AR04-Blog-BannerIt seems like new features are being added to social media platforms every day. People are spending more time on their mobile devices like phones and laptops, on social media, and less time reading the daily paper or watching the TV. Traditional news platforms are becoming less popular, and news is now very easily accessible on social media.

On social, everything spreads like wildfire. If someone trips over on live TV, it’ll be on YouTube within minutes and links will fly around on Facebook and Twitter. Cue hundreds of memes and potentially a trending topic…

News is exactly the same. We hear a lot about fake news on social, but we’re talking real news. Global affairs, politics, extreme weather. Subbing to news pages on social media is a quick and easy way to stay updated about the important things happening around the globe or in your country, county or even town. Or even stay updated about the not-so-important things for that matter. It’s all news; people want to read it, they want to share it and they want to have their say.

Trending lists on Facebook and Twitter are quick ways for users to glance over the most-talked-about topics, including new stories. They can browse, pick up on keywords and click to see stories that interest them.

Recent research about US adults by Pew shows that 26% get news from 2 or more social media sites, an increase on the 18% from last year. A whopping 45% use Facebook to receive news and of those, half of them only get news from Facebook.

It was reported last year that social media has overtaken TV as a source of news for young people. Of the 18-to-24-year-olds surveyed, 28% cited social media as their main news source, compared with 24% for TV. And 44% of surveyed people use Facebook as source of news.

In a survey by YouGov earlier this year, they found that 54% use social media as a source of news. Interestingly, many still remain sceptical. Fake news is a big issue on social media and only 24% think that social media can separate real and fake news. People in the UK are half as likely to trust social media than news media.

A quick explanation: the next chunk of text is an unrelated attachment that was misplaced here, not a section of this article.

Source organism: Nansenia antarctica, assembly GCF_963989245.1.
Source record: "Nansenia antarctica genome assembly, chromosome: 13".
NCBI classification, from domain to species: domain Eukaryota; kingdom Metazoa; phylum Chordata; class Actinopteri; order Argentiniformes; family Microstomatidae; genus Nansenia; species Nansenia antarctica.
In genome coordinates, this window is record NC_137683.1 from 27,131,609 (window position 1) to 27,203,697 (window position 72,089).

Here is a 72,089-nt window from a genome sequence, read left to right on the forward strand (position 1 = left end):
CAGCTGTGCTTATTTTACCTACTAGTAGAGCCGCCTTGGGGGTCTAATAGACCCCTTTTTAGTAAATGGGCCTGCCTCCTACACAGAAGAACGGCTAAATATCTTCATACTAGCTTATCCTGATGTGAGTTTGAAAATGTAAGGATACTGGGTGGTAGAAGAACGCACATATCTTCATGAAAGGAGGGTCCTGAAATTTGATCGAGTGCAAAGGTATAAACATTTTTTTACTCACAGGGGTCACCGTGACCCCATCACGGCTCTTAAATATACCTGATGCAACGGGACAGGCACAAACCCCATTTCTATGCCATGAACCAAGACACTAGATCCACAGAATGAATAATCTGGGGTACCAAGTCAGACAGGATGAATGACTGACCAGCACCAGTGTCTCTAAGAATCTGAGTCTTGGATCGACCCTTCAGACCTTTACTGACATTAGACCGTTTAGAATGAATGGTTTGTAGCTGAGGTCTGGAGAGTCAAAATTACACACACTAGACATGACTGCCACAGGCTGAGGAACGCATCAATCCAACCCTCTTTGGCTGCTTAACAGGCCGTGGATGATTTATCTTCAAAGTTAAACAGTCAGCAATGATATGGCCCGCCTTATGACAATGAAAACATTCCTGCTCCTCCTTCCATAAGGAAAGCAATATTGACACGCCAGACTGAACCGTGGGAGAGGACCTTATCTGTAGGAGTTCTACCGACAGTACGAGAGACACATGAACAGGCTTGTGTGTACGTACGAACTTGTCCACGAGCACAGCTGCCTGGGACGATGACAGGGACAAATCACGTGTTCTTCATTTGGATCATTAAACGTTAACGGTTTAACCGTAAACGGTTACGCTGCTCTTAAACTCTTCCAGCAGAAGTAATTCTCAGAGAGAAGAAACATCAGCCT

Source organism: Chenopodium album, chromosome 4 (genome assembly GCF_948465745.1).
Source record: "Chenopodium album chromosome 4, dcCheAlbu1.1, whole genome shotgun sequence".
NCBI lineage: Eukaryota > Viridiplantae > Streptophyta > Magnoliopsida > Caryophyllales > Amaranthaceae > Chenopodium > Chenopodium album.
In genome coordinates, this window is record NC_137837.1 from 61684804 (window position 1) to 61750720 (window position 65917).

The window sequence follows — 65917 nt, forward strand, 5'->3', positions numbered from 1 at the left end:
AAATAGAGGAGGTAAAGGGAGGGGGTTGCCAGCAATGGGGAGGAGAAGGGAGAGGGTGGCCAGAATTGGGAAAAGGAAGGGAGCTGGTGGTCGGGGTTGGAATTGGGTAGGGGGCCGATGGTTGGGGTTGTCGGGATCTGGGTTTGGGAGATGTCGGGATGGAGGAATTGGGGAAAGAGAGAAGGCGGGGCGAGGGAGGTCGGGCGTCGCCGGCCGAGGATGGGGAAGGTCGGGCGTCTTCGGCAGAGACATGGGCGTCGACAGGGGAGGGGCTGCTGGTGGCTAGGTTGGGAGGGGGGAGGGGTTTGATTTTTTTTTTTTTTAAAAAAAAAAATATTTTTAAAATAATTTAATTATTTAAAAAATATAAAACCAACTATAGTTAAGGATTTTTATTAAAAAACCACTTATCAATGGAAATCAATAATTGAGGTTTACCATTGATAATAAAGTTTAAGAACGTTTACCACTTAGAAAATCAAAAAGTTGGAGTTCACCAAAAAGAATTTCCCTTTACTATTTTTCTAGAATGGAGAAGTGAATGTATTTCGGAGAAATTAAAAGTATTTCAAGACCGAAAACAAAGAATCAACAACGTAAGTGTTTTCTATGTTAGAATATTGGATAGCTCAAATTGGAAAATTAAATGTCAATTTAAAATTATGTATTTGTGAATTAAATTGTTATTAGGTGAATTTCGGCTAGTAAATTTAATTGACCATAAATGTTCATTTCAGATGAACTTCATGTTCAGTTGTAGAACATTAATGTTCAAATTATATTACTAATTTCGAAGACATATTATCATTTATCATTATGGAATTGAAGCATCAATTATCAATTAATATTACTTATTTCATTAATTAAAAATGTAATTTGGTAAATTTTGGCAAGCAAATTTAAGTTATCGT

So what does this mean for brands?

Speed. Brands have to react quickly to news on social media if they want their consumers to engage. If a brand shares a story that’s close to their image and story, their engagement could be a lot stronger. The faster they start, share or engage in a conversation, the quicker their customers will join in.

Keeping it real. Brands must be careful of sharing news stories, in case they aren’t factually correct. Consumers may not trust brands that are appearing to respond to and even share fake news.

Traditional business models are changing, for news outlets and brands. News outlets need to monetise the content going out on their social accounts and websites. In order to stay current, brands need to prioritise efficiency: starting conversations, sharing content and engaging with the news and their audiences. What’s the best way to go about this? A social media marketing campaign.

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